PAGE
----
Portability: The node software and data processing templates are all modular object oriented applications, and the DFs are individual electronic files, so everything is very portable.

Accuracy and completeness (data integrity): Examples include data validation routines (assessing whether each data element is within predefined parameters), cross-checking data values from different sources, and identifying missing values.

Availability: Since the DFs and processing templates are stored locally on different computerized and storage devices, and since the DFs can be updated automatically via low-bandwidth and briefly connected means (such as e-mail), a recent version of PHI is available anywhere/anytime.

I do not claim to have all the answers, but do come to the table with 30 years of knowledge and R&D. We are seeking to expand our network of collaborators and are very open to creative ideas. Anyone interested in joining our team are welcome to join my company's LinkeIn group—Crafting the Future of Health IT with Novel Solutions—at this link (requires registration).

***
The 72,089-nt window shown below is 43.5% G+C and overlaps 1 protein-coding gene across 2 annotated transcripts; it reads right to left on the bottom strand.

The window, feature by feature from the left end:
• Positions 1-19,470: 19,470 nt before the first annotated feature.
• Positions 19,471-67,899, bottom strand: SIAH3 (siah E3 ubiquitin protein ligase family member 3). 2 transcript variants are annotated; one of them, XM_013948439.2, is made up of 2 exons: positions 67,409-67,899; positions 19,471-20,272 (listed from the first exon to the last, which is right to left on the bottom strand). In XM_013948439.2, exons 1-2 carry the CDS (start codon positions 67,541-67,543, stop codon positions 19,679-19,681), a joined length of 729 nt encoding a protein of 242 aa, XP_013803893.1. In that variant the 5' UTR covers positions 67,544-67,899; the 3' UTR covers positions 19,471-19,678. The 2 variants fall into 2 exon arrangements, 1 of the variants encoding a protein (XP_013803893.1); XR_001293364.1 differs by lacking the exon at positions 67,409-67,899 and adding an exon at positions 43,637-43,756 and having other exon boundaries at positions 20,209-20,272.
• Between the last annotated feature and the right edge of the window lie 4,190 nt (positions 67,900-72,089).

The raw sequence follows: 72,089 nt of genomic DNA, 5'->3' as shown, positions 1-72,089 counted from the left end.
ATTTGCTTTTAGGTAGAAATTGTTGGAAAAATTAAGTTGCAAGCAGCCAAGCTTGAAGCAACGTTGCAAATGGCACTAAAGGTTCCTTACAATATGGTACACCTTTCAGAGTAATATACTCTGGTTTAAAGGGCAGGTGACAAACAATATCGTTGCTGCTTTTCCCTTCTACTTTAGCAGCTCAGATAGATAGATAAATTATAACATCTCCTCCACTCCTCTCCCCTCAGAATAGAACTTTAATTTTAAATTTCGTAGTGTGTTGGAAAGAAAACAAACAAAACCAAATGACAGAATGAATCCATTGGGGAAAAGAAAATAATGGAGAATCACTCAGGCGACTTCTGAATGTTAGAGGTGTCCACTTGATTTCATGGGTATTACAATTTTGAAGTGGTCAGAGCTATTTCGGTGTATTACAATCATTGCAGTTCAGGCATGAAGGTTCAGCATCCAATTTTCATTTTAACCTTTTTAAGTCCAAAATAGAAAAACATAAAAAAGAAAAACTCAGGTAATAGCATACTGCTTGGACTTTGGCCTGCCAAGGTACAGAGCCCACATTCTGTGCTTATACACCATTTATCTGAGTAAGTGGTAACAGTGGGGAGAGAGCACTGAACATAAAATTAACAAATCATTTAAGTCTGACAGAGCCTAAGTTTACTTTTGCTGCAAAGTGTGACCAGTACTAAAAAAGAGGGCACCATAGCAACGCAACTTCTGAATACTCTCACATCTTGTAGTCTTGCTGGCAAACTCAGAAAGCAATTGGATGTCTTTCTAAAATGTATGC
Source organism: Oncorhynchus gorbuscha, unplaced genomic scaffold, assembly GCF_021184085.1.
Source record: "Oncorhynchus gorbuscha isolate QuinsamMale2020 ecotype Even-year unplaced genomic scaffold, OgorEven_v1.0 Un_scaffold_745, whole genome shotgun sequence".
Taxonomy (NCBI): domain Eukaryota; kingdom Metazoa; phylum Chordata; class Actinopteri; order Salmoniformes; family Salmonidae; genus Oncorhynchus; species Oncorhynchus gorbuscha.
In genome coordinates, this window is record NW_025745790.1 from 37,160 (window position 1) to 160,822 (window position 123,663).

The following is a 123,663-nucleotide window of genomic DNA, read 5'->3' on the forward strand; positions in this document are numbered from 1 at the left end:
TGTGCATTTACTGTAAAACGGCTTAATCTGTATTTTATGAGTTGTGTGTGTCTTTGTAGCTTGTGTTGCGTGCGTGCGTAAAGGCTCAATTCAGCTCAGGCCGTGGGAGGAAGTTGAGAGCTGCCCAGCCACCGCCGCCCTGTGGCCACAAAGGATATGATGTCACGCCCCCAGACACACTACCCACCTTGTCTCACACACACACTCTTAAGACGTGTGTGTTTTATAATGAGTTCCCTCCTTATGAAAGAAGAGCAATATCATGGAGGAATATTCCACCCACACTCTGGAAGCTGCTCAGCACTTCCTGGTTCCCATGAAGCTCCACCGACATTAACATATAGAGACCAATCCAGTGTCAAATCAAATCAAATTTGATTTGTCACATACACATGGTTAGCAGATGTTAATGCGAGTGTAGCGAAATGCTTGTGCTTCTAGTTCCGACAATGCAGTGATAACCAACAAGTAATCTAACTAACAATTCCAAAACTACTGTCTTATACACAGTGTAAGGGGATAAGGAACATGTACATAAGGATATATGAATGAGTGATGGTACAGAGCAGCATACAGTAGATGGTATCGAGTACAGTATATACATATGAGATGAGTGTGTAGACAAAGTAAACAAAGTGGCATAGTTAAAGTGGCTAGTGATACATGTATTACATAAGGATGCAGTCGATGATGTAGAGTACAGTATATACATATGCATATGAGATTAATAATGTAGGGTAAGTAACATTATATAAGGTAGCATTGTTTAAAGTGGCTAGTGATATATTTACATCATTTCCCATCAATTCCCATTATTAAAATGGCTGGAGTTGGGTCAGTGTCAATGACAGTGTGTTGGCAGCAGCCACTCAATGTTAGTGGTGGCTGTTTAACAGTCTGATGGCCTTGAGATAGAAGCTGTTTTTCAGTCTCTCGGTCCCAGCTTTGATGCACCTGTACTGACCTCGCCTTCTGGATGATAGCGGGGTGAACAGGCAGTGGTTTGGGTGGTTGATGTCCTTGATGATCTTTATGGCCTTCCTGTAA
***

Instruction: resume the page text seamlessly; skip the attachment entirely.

Other questions were also raised, including: (1) How best to share PHI among disparate systems; (2) How to increase PHR adoption; and (3) What makes a PHR truly useful to the patient and his/her providers in terms of improving care, self-maintenance, quality of life and, of course, controlling one's PHI to maximize privacy. In addition, I was asked if I ever considered Open Source and if we've tried to connect with the big online PHRs. Following were my replies.

Open Source. We have dipped a toe into the open source "waters," but got "stepped on" by the FOSS folks who claim that there is no such thing as a truly valid software patent, and that all software patent holders are greedy, manipulative frauds. After months of debate trying to seek an amicable solution, I left with a bad taste in my mouth (see this link). Nevertheless, I believe open source has a place—especially with commoditized (non-novel) programs—and we have offered an OS app at this link for converting XML to CSV.

Connectivity. MS HealthVault, Google Health and (I believe) Dossia are all public cloud PHRs. With all the security concerns over public cloud computing (see this link), we are shying away from them. We've made attempts, however, to get MS and Google interested in our novel node-to-node system (issue #1 above), but to no avail.

We have not yet written the interfaces you mentioned (also issue #1), although we have interfaces to legacy (X12) and relational databases, as well as XML and other document parsing routines. And although querying remote/external databases is the one method, we've found that having the DBMS run a query and generate an output stored in a CSV (or other delimited text file) is a simple alternative.